Editorial: Foreigner ban just one way to ease house price inflation

Mr Shearer first needs to show that foreign-domiciled buyers are a significant force in the housing market. Photo / Janna Dixon
Mr Shearer first needs to show that foreign-domiciled buyers are a significant force in the housing market. Photo / Janna Dixon

Is it time to bar foreign investment in residential property? When BNZ economist Tony Alexander made this suggestion three weeks ago, it was suggested here the measure would hardly be worth the effort. Some of the effort would be political; the Government would need to answer accusations of racism since the most visible "foreign" investors at Auckland house auctions are Asian.

That part of the effort now becomes easier with Labour leader David Shearer's adoption of the idea. Parties of the left are less vulnerable than the right to accusations of racism, if only because left-leaning parties make the accusation more fiercely. National calls this policy "xenophobic" but it is a charge Mr Shearer wears with ease.

He urgently needs a popular policy to call his own and this one will do him no harm. It sounds simple, carries no public expense and he argues it does no more than reciprocate restrictions on residential property ownership in places such as China.

That is a seductive argument, though tit-for-tat is never a good reason to restrict any investment.

To have his policy taken seriously, Mr Shearer first needs to show that foreign-domiciled buyers are a significant force in the housing market. The only available figures, obtained from a survey of agents by the BNZ and the Real Estate Institute, suggests non-residents account for around 9 per cent of sales. The agents say the largest number are Australians, who would be exempt from Labour's ban.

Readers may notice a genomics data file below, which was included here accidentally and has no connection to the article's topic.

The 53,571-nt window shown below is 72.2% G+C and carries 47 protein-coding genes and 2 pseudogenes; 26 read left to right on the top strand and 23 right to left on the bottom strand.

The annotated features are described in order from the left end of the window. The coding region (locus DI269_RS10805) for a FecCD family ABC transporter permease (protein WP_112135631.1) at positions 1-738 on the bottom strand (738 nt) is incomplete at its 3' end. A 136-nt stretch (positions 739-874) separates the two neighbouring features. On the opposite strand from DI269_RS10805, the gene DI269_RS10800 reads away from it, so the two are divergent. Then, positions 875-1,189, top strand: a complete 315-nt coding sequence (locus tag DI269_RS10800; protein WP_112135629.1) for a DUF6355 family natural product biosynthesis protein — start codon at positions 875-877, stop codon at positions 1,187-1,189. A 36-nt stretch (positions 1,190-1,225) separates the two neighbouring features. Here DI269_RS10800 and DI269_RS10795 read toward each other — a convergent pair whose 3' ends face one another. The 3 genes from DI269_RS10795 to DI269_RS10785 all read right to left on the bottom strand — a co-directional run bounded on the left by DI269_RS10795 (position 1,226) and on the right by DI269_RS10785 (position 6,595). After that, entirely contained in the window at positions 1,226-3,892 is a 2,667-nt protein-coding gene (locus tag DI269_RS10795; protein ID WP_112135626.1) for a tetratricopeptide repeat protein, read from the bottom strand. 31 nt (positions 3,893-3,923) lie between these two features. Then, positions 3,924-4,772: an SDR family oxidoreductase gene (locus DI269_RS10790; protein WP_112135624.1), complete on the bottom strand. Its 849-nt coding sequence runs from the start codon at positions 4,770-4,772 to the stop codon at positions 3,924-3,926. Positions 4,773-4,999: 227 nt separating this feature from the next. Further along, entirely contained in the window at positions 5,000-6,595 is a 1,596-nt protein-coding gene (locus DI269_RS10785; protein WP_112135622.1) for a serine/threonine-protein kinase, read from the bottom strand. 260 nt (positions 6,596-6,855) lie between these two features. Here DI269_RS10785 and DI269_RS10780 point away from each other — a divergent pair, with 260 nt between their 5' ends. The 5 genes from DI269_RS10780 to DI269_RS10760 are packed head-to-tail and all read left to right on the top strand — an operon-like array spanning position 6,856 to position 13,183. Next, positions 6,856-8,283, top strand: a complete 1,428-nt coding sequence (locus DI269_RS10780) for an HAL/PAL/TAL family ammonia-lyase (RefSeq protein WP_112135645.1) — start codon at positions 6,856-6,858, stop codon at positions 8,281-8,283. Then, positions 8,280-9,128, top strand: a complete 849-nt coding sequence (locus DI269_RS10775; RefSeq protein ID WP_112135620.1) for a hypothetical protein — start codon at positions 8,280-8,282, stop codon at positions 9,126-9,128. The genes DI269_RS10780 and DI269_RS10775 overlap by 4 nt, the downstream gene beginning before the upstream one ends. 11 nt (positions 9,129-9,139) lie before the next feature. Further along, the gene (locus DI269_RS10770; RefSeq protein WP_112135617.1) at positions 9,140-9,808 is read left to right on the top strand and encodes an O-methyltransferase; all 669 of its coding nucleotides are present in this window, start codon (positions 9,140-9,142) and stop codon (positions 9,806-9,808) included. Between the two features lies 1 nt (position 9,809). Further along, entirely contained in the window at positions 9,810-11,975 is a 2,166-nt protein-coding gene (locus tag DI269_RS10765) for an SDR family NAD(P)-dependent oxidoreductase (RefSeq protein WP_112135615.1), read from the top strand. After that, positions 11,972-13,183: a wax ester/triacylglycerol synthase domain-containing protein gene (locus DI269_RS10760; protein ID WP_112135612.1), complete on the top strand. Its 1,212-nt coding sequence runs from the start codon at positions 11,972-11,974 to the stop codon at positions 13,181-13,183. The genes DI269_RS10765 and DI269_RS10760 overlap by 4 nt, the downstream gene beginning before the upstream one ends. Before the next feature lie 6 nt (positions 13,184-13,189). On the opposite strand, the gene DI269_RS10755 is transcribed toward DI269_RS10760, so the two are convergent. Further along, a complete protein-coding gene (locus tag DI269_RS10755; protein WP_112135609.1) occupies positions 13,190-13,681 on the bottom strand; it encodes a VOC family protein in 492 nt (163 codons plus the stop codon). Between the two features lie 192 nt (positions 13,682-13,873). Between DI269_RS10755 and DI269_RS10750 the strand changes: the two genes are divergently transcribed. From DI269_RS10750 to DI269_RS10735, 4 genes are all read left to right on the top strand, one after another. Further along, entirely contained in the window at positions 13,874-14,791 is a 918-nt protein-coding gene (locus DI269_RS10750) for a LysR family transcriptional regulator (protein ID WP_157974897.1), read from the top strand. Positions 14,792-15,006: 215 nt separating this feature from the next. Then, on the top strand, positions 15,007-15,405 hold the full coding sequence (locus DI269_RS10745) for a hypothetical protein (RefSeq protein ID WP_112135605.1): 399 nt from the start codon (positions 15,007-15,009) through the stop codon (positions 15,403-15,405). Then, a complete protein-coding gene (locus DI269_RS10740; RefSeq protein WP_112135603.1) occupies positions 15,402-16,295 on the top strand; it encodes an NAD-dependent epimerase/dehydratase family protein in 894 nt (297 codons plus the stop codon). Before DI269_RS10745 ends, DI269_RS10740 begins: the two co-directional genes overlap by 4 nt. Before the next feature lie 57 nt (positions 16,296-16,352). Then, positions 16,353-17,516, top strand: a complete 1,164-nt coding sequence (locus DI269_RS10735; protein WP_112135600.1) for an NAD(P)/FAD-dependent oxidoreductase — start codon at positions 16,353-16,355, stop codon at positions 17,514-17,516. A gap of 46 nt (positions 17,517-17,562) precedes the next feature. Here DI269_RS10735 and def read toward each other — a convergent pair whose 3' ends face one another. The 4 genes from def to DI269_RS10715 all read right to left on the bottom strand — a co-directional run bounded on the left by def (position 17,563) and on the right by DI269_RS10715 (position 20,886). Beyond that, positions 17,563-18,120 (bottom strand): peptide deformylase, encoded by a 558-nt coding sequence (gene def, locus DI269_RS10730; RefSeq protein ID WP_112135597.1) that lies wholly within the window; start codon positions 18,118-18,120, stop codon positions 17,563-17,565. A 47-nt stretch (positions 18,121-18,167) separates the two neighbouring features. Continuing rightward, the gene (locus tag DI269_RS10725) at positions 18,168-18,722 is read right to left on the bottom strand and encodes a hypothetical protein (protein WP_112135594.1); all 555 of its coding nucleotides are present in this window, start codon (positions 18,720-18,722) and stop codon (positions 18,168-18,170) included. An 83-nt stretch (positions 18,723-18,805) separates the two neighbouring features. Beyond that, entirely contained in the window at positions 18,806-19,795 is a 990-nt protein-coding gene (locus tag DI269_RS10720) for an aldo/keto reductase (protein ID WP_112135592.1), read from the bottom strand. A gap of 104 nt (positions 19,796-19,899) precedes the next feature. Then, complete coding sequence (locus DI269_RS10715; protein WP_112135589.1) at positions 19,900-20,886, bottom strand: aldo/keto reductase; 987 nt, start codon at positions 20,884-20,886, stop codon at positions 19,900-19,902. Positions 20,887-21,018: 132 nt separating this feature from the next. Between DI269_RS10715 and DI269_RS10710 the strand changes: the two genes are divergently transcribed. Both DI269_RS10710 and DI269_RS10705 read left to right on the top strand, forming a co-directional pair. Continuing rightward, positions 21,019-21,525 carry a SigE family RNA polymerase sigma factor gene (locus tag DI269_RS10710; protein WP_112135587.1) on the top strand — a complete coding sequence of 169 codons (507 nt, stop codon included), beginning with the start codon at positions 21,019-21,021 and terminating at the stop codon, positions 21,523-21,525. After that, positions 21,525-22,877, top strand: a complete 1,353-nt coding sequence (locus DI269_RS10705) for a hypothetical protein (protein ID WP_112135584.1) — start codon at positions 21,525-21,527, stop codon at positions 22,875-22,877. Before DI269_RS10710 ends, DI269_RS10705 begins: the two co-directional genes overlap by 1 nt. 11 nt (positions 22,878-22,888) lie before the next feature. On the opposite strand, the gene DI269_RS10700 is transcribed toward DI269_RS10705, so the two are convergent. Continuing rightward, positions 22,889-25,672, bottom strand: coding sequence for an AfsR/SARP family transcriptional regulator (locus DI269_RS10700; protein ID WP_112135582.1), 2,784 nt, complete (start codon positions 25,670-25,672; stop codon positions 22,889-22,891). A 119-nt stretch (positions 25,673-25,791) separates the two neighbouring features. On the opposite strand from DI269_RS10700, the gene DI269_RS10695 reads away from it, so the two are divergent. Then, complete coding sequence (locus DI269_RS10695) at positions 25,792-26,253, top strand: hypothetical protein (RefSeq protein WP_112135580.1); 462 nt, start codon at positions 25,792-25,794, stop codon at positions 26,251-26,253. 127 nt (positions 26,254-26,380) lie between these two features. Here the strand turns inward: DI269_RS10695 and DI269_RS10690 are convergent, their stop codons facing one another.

The survey result is generally disbelieved. The agents may have under-reported the proportion of sales to overseas buyers, or many foreign buyers may have someone in their family resident here for at least part of the year. That suggests a residency rule would not be as simple as it sounds. A permanent resident could become a trustee owner for many foreign investors.

What would happen if a home-owning resident emigrated? Labour proposes that migrants who have bought a house must sell it if they leave. Forced sales in these circumstances seem draconian, and discriminatory if New Zealand-born emigrants would be under no obligation to sell their house here.

Would a New Zealander living overseas be allowed to buy a house in this country? Labour has more work to do before this policy can survive scrutiny at an election.

But there is no denying the public interest in the subject. Nobody who attends a house auction in Auckland can fail to be struck by the number of Asians attending and bidding for the limited stock. Many will be immigrants - residency status unknown - with capital to invest and they will have found few other asset classes in this country to be as profitable as property.

Many of them may well find the absence of capital gains tax unusual, and naturally attractive. Labour's intention to tax the gains on non-owner-occupied houses should do more than a ban on foreign investment to bring house prices back within reach of first-home seekers. Would a residential qualification make any discernible difference?

Already the Reserve Bank is worried enough about rising house prices to be considering restricting the number of loans on low deposits, and the Prime Minister now accepts that first-home seekers cannot be exempt from that restriction. The Government's own efforts are limited to urban land zoning which could take a long while to produce lower-priced houses.

Residential property is not an investment important to the economy. Governments should not hesitate to impose social policy on the sector. If foreign restrictions will help first-home seekers - and we should be sure of that first - they could be one of many policy levers used.

Debate on this article is now closed.

- NZ Herald

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